Finding a source of calcium can be as simple as cooking up some white beans or broccoli, but Amway requires its ingredients to be the very best, so it needs to go deeper.
As it turns out, the bottom of a fjord in Iceland is deep enough.
This land of 130 volcanoes, founded by Vikings more than 1,000 years ago hosts nutrient-rich fjords fed by the chilly waters of the north Atlantic. Thriving on the bottom of these fjords is a sea plant called coralline red algae, which is rich in natural minerals.
Throughout its life cycle the algae naturally calcifies, much like coral, to protect its living organism. The rough ocean waters of the fjords break off bits of the calcium-rich structures then currents carry the pieces and deposit them in deep Maerl beds under the sea. It’s from these beds that Icelandic mariners harvest the rich calcified remains for use in Amway’s Nutrilite Cal Mag D supplement.
At this point, an obvious question demands an answer: Why go to such a desolate place for a vitamin so easily found in leafy greens?
Because calcified seaweed is more concentrated.
Botanical sources like calcified seaweed are valued because they also contribute important nutrient diversity, in this case potassium, phosphorous, manganese and magnesium, which are minerals your body needs to function effectively.
When the topic of harvesting calcified seaweed was first discussed, Amway Senior Principal Research Scientist Kevin Gellenbeck raised an immediate concern.
“The first time anybody ever told me about this I thought ‘you’ve got to be kidding me,’” Gellenbeck said. “I know how slow-growing some of these plants are. What is this going to do to the area?”
Gellenbeck decided to see the process for himself to ensure it lived up to Amway’s dedication to integrity, not just for its products, but also for the global environment.
After a short flight from Reykjavik onto a snowy runway next to the Bildudalur Fjord, Gellenbeck was able to witness the harvesting in person.
A dredge ship is used to extract the calcified seaweed from the bottom of the fjord. Once onboard, the seaweed, which resembles small bits and chunks of coral, is transported to a holding pond near shore before being cleaned and processed.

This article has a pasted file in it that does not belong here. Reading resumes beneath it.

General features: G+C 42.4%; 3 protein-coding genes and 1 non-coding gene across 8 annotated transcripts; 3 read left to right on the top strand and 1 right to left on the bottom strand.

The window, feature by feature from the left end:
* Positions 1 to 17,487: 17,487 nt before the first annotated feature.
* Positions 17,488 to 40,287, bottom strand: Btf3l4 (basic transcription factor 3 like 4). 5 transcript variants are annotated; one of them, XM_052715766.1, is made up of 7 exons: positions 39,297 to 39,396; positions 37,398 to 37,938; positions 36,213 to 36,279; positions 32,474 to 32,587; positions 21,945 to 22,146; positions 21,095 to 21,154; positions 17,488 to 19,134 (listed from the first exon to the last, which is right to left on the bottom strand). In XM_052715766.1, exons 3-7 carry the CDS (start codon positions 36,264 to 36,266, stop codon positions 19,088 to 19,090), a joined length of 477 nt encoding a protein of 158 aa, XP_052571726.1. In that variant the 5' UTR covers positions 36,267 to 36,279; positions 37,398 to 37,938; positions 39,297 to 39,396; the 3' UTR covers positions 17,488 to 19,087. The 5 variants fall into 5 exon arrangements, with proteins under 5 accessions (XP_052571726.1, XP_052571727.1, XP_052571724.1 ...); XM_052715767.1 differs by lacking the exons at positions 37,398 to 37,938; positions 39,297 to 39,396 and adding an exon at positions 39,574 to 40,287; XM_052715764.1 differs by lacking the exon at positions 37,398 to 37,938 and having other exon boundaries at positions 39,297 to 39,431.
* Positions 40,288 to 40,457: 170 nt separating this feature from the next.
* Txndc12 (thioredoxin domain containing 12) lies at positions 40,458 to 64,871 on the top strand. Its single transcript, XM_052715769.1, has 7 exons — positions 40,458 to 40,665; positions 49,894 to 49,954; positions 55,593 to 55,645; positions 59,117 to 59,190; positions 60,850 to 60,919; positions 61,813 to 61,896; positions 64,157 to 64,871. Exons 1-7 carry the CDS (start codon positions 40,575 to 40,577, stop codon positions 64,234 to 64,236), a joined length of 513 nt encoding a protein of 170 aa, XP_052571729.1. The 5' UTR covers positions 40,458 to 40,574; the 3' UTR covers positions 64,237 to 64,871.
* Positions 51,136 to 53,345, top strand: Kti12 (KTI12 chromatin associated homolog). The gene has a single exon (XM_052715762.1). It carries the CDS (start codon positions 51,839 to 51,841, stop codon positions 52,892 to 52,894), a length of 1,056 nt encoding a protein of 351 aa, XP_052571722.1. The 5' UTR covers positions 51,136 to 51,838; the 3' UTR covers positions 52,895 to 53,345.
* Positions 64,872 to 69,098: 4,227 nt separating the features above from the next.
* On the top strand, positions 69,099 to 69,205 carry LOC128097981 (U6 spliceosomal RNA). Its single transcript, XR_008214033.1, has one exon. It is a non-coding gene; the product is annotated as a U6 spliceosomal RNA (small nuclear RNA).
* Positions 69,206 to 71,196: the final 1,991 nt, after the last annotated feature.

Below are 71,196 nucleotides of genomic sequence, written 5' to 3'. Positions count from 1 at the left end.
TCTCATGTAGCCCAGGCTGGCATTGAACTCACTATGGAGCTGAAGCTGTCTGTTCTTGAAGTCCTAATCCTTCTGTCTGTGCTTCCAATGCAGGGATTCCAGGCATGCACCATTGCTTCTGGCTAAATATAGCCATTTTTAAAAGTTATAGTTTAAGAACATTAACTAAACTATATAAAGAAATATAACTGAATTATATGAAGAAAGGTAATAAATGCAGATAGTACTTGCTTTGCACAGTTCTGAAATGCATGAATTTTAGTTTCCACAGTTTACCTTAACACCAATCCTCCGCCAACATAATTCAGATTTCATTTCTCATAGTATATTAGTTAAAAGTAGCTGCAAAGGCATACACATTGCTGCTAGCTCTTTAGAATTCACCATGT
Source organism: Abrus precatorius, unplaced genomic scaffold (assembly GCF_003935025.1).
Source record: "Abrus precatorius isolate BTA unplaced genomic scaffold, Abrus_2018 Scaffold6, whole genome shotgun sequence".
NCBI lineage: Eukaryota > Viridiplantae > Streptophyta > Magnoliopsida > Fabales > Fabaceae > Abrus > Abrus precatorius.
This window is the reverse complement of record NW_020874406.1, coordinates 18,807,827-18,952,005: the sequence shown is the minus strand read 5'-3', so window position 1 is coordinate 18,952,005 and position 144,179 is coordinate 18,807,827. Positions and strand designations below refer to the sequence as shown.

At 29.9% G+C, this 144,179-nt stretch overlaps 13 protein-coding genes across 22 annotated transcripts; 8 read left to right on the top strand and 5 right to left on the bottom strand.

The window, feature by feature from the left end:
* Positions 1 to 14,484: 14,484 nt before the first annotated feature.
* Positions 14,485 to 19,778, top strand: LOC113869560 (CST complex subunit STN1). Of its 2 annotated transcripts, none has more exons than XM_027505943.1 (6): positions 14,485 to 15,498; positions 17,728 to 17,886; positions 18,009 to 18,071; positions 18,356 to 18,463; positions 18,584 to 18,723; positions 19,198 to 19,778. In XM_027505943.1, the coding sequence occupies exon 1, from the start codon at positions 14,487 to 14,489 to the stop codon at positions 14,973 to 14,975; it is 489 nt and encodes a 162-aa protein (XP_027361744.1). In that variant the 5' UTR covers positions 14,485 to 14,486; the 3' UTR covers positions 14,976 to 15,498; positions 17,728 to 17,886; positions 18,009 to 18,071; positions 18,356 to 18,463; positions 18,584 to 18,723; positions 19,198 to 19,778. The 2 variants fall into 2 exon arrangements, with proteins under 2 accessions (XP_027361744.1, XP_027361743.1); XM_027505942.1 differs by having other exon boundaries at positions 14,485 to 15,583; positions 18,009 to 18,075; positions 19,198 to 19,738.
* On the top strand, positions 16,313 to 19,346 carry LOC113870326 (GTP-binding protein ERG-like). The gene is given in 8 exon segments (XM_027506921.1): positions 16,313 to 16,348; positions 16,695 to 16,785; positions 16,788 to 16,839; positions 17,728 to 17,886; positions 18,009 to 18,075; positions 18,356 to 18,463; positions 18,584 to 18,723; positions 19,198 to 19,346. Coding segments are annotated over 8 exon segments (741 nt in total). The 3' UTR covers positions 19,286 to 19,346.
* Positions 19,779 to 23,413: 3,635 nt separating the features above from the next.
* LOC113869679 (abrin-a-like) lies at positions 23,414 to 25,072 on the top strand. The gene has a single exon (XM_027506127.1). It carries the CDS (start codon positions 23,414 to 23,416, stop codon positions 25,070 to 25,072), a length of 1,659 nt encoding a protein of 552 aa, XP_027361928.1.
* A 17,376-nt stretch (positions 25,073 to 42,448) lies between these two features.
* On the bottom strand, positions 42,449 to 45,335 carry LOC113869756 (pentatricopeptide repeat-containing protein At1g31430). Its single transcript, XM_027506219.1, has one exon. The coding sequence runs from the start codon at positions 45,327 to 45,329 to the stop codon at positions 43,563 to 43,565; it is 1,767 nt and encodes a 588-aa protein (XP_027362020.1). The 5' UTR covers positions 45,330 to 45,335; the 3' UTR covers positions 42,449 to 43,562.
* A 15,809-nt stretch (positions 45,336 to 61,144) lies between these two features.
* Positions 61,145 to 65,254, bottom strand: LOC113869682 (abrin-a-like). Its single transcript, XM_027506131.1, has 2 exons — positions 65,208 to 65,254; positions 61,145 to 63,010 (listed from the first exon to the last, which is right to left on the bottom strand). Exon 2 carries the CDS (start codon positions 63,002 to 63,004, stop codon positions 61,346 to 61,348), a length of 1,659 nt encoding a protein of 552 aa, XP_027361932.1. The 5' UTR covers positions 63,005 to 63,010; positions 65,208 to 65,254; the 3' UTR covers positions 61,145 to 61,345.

Gellenbeck was able to discuss harvest findings with Kjartan Thor, who performs underwater environmental impact assessments for The Icelandic Diving Service.
What he learned put him at ease.
“They pulled a sled with a camera behind the boat and you could see these deposits, called Maerl beds, where all this dead broken seaweed is piled up,” Gellenbeck said. “That’s what is being harvested, so I felt better about that because they only go through the dead areas.”
As the seaweed grows it begins to pile up closer to the surface of the water. A combination of too much light and too much water movement makes it difficult for the seaweed to survive and the plants die.
Global positioning tools help the captain guide the dredge along the bottom. Digital charts show the layout and which areas have already been harvested.
After some changes to national fishing laws this industry came in helped put the small town of about 200 people back to work in the same buildings previously used for fish processing.
“You look at the environment and it’s like ‘wow,’” Gellenbeck said. “I’d never been to Iceland before. It’s clean, the air, the water; this is a special kind of thing.”
An amazing source of calcium from one of the most remote places on the earth; sustainable and forward-thinking, Nutrilite CalMagD.
Iceland hosts nutrient-rich fjords fed by the chilly waters of the north Atlantic. Thriving on the bottom of these fjords is a sea plant called coralline red algae, which is rich in natural minerals.